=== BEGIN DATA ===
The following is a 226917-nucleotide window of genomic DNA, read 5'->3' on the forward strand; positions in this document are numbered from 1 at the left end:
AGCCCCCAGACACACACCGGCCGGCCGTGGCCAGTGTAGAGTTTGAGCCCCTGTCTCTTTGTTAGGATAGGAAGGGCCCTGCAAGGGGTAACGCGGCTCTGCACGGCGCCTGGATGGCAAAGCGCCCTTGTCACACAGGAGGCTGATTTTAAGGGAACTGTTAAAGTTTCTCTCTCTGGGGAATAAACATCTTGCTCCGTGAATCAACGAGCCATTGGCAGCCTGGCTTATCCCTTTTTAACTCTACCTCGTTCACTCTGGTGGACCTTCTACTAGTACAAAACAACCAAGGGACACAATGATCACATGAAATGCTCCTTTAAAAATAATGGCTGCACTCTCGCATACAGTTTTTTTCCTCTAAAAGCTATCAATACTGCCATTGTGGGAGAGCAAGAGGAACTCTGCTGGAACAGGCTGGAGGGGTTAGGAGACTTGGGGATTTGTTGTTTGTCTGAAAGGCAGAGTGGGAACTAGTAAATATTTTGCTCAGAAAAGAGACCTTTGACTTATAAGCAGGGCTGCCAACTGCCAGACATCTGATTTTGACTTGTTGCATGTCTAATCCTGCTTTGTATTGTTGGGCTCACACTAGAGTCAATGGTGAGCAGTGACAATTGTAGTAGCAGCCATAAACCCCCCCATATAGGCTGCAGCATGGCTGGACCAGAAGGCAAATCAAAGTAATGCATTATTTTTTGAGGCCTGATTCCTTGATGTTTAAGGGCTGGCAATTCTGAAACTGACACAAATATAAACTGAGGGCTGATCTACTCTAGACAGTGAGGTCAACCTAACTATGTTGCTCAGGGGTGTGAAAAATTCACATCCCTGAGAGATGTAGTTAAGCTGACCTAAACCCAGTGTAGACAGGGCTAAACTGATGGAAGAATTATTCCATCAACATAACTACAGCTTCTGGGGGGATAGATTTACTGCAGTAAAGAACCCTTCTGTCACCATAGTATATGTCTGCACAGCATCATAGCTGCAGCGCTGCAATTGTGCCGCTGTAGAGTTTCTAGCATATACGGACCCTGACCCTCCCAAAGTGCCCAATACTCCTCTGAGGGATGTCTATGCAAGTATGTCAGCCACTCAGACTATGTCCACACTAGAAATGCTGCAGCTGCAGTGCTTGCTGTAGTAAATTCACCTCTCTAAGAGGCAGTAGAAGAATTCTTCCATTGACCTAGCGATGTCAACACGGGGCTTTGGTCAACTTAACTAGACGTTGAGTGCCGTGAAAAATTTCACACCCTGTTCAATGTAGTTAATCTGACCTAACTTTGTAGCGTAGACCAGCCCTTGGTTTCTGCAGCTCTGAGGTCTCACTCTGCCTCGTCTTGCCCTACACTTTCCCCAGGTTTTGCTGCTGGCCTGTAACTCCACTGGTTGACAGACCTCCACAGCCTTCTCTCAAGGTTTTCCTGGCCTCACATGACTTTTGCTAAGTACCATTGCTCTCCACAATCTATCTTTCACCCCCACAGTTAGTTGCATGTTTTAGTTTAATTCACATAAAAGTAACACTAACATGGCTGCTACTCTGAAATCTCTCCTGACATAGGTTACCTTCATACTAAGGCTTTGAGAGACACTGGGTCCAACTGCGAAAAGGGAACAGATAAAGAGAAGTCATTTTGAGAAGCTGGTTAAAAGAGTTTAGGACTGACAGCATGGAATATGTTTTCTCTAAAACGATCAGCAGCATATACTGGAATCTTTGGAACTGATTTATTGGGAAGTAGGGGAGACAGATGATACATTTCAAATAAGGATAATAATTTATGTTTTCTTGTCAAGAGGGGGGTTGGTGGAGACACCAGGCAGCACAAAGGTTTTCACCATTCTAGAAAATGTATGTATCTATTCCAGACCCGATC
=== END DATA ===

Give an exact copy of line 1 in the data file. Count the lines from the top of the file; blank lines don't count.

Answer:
The following is a 226917-nucleotide window of genomic DNA, read 5'->3' on the forward strand; positions in this document are numbered from 1 at the left end: